Using an impending prescription expiration to encourage visit adherence adds unnecessary work to a practice, contributes to patient and provider stress, and often leads to medication non-adherence. For the small subset of patients who do not comply with follow-up visits, prescription refills can be limited to the number needed until the next appointment.
How do I handle prescription renewals for patients who rarely come in for their annual comprehensive care visit if pharmacies in my area don't honor prescriptions after 12 months?
Some states allow physicians to prescribe medications to last more than one year. However, in states that don't, physician practices may want to partner with state medical associations to support policies that would lengthen prescription durations. If your state does not allow a prescription that lasts longer than one year, scheduling patients for their annual comprehensive care visit as close to one year after the previous annual visit as possible is the best way to minimize calls to the practice for medications to help patients “carry over” until their upcoming visit. Setting up next year's annual appointment at the conclusion of this year's annual appointment can help.
A standard notification indicating that a medication is being discontinued or a new dose replaces a previous one can accompany the electronic prescription submitted to the pharmacy. This allows the pharmacy to update its list of the patient's current prescribed medications. This will also lessen the chances that the patient continues to fill both the old and the new prescriptions.
Quiz Ref IDAs a courtesy, we recommend alerting the pharmacy that the patient may not need to fill the renewed prescription right away to avoid dispensing the medication before the patient needs it.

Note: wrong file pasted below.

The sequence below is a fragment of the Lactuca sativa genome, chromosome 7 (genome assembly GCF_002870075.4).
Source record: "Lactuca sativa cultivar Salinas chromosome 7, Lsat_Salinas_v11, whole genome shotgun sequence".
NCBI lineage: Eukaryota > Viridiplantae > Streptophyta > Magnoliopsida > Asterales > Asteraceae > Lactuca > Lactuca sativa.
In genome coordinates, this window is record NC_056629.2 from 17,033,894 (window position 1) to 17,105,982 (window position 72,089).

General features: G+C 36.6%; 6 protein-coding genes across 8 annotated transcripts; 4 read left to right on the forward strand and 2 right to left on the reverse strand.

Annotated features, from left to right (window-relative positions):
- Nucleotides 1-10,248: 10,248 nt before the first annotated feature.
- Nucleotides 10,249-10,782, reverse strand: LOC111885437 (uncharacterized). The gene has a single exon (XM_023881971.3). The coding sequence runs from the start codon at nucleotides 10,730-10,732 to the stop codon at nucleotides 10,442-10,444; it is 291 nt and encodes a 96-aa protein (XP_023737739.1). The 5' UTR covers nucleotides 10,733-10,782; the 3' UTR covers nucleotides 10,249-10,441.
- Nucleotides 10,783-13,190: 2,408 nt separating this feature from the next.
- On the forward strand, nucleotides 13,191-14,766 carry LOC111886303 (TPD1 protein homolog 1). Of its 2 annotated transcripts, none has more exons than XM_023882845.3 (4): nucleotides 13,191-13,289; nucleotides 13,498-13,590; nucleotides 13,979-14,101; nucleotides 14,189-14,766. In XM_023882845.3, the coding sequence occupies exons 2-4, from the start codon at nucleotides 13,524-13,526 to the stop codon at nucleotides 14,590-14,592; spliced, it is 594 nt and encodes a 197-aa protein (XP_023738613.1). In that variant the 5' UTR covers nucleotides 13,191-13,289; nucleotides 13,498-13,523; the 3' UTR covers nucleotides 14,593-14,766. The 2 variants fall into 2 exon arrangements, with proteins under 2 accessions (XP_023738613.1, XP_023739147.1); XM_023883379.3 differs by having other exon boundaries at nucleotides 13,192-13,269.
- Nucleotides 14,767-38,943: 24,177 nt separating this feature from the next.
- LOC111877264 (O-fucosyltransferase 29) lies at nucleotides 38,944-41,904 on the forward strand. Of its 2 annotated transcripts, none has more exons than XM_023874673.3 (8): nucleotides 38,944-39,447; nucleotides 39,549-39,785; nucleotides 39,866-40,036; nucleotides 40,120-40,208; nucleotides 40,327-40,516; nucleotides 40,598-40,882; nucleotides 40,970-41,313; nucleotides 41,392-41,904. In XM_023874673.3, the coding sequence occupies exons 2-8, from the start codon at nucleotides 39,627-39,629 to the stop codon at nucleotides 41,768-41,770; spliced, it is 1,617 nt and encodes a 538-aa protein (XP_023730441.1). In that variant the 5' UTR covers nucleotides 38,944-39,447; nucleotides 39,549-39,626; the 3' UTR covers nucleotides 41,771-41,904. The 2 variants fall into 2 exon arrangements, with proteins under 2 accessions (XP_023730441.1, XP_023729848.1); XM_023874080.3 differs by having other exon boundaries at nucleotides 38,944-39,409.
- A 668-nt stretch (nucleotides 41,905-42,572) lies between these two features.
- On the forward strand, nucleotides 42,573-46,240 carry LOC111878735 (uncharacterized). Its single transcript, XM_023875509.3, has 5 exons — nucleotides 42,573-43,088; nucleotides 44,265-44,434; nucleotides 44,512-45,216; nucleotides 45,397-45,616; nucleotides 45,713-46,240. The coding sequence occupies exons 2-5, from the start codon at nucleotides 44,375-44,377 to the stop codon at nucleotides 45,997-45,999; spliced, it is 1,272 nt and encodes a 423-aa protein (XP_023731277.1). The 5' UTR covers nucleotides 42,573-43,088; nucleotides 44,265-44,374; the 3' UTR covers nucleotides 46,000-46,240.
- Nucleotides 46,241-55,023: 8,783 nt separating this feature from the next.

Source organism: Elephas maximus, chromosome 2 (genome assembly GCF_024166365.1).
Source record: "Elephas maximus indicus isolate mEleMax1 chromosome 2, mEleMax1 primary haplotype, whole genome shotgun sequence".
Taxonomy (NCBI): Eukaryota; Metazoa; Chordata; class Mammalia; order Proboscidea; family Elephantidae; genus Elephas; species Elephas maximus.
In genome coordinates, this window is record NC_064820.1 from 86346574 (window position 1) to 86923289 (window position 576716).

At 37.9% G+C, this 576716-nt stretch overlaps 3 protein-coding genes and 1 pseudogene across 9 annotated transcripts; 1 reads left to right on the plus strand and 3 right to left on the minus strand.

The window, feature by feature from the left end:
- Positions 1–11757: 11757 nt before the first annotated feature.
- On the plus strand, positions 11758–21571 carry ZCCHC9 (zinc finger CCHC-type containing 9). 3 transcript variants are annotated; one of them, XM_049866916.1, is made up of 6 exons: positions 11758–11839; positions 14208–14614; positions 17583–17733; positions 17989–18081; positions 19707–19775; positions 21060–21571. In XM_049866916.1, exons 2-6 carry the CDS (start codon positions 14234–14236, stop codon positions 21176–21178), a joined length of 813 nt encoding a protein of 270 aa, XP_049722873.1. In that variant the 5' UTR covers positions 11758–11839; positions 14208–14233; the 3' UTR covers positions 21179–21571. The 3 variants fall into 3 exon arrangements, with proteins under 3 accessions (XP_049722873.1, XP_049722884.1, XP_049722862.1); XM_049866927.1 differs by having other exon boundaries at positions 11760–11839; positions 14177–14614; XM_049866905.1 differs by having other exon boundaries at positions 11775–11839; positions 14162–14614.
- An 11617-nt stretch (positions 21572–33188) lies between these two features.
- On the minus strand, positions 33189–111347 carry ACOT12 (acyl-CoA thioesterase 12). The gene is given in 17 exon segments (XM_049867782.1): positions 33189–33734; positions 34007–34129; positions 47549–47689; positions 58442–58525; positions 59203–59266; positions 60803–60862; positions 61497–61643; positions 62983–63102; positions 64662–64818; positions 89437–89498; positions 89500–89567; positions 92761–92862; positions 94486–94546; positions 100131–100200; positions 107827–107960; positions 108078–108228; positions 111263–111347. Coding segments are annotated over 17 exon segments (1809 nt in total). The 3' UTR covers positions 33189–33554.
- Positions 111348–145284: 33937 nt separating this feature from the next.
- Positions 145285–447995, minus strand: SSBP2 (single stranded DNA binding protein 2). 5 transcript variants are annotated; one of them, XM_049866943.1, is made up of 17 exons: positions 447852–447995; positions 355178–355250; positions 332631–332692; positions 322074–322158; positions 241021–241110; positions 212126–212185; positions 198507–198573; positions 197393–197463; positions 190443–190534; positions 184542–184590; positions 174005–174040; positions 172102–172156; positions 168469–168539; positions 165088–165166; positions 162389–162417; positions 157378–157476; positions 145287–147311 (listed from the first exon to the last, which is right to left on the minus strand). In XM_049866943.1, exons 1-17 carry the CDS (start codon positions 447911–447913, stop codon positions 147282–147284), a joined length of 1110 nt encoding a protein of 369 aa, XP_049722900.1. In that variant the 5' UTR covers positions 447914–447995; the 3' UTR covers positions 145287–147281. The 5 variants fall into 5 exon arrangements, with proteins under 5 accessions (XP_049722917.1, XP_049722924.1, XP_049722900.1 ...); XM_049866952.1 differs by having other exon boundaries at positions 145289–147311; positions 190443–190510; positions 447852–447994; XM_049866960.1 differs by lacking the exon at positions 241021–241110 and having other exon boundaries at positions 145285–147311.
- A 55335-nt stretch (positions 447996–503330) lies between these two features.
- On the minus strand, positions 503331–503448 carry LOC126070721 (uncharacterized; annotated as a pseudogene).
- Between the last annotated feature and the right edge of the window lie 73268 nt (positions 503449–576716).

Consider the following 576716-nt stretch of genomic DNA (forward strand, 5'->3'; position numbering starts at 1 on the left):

What about new prescriptions? My patients hate throwing pills away, so I usually give a one-month supply for a new prescription and then ask the patient to call us for a 90-day supply once they know they tolerate the medication.
We suggest you write the prescription for 90 days plus four refills and add a note, “Please fill one-month supply first time.” This allows the patient to get a smaller number of pills on the first fill, while precluding the need for an extra call or fax to your office.
If we implement the annual prescription renewal process, is there anything else our practice can communicate to pharmacies to help facilitate the process?
It is useful to let your local pharmacies know this is your new approach. You will likely find pharmacies supportive of the new process because it eliminates having to contact the physician for every prescription renewal.
How can we best handle off-cycle prescription renewal requests that are made after we implement the annual renewal process?
Quiz Ref IDIt will take up to one year to get all your patients into the annual prescription renewal cycle. After this, every prescription renewal request that could have been synchronized can be seen as a breakdown in the process and presents an opportunity to improve it. Despite all efforts in the prescription renewal process, there will still be renewal requests, and it is important to have a process for managing them. Some practices empower clinical staff to renew medications according to protocols and standing orders to reduce the physician's workload.
During a busy workday it may be tempting to renew only the requested medication. However, renewing all prescriptions at the time of one medication request will reduce the subsequent number of calls for prescription refills, especially during the first year.